She also loves making tea for everyone using her tea set. The oven made for her by her beloved Grandpa. Her wooden farm animals. Charlie and Lola. The Octonauts. Her tool kit so she can “fix things”. She wondered if Father Christmas might think she would like a train set. (He didn’t have enough warning, just in case you’re wondering. Also, he is not madly profligate.) And so, I must add, do all her little boy friends. Toy kitchens – from Ikea up – seem to be de rigeur in most households we know. Every child who visits Alex’s house is obsessed with the toy washing machine.
Last night, we were reading a new book before bed – a rather saccharine tale about a rabbit who goes to a birthday party. Said party is fancy dress – with princesses and fairies in attendance. The rabbit wants to wear a fairy dress (of course she does), so I asked, “Which costume would you like to wear?” “That one,” she said, pointing to the cowboy. “It’s fun.” Atta girl.
Of course, she’s three, and fickle: tomorrow she might fall in love with princesses and dolls – she already displays deep concern when her baby doll doesn’t wear a hat. If she does, so be it – I am pretty sure we can wave fairy wands with as much enthusiasm as we attend stair picnics (a big thing in our house), staff the shop and administer to our sick animals. But for now, I am happy to resist the pinkification of our lives.
So why are toys so gendered? There are pastel building blocks (what’s wrong with bright primary colours for either sex?); Duplo and Lego specifically for girls (sickly shades; sicklier characters); and God help us when she gets older: Strawberry Shortcake – who I remember being round and freckled, is now lithe of limb and flowing of locks. Clover Stroud wrote an excellent, thought-provoking article about this very subject for Stella Magazine.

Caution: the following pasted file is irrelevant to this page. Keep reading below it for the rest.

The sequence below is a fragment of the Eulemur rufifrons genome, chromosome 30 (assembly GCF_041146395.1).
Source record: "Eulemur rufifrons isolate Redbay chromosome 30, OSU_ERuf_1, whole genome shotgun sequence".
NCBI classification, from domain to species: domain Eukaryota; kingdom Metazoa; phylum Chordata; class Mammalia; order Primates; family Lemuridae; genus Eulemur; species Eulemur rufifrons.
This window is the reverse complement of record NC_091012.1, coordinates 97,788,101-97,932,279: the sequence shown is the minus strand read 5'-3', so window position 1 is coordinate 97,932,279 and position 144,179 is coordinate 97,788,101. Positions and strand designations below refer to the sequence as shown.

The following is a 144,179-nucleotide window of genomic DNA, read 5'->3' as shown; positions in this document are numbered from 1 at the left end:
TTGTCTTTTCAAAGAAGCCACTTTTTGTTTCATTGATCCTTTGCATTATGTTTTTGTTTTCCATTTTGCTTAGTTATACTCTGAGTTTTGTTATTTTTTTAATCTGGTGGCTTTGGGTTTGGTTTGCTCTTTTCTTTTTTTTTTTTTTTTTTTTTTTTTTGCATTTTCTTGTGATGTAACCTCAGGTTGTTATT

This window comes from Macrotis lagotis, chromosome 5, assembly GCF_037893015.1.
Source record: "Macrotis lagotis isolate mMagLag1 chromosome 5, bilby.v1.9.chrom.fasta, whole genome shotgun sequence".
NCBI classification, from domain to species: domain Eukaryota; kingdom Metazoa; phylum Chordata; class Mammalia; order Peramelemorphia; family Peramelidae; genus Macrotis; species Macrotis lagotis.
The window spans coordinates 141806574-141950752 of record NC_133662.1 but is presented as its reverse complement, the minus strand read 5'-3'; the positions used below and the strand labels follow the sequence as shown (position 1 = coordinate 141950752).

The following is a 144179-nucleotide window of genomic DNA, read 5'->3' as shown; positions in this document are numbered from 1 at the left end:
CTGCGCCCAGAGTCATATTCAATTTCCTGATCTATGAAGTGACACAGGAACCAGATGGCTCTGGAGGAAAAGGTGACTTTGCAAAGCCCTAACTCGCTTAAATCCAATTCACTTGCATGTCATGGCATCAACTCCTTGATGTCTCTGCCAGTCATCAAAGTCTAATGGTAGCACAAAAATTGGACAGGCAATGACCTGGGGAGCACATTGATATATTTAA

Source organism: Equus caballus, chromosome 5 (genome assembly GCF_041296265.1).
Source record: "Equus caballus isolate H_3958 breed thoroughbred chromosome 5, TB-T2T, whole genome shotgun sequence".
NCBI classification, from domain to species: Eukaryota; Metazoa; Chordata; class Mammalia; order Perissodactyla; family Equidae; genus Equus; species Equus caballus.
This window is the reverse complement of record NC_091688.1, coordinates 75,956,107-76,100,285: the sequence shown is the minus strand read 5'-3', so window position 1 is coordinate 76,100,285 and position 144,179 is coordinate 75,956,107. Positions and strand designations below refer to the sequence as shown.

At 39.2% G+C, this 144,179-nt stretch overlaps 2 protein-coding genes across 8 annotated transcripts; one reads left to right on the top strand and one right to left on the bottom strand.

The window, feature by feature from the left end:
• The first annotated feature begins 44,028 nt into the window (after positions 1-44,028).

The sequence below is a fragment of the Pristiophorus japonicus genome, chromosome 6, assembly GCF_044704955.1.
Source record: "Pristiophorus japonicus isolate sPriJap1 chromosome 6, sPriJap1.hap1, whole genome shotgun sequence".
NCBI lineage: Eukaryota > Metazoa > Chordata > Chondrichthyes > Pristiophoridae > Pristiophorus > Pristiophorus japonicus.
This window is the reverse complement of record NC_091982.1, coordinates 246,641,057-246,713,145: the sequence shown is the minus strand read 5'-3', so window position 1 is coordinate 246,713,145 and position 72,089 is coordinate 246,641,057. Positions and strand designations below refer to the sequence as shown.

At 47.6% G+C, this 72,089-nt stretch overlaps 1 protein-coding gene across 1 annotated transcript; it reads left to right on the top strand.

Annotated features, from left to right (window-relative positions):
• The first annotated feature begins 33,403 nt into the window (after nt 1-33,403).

Last year, I read Steve Biddulph’s Raising Girls. (Follow-up to – can you guess – Raising Boys). Some of it is a bit, well, woolly, but much of it is insightful, inspiring and useful. He is, essentially, the antithesis of corporate modernism. Spend more time with your children; limit television and tablet use (um, even in the car on long journeys, Steve?); teach your girls to be secure in themselves; encourage dirty knees and exploration; encourage them to find their ‘spark’. When it comes to toys he is emphatic: “Avoid anything aimed just at girls. The world does that quite enough already.”
He is also keen that we address how we speak to girls. “I am sure that no parent ever sets out to disadvantage their girls…” he writes. “Yet we unconsciously start making the boys practical and the girls emotionally focused. So here’s a suggestion, perhaps we ought to reverse this.” It reminded me of this brilliant article which I bookmarked and go back to every so often, lest I forget. The central tenet of Lisa Bloom’s argument is that we should refrain from telling little girls how adorable they are, how much we love their hair bows, their dress, their shoes. Instead, ask about them: what they’re thinking; what they want to do today, tomorrow; their favourite book. (We talk a LOT about books in our house.)
Does this make a difference when your child is three? I don’t know. I hope so.
We’d love to hear about your girls: what do they love? How do you talk to them? Do you try and steer them away from princesses and pink, or is it better to give in gracefully to the onslaught? Opinions and advice are, as always, welcome.
Images: Petit Bateau and Bonpoint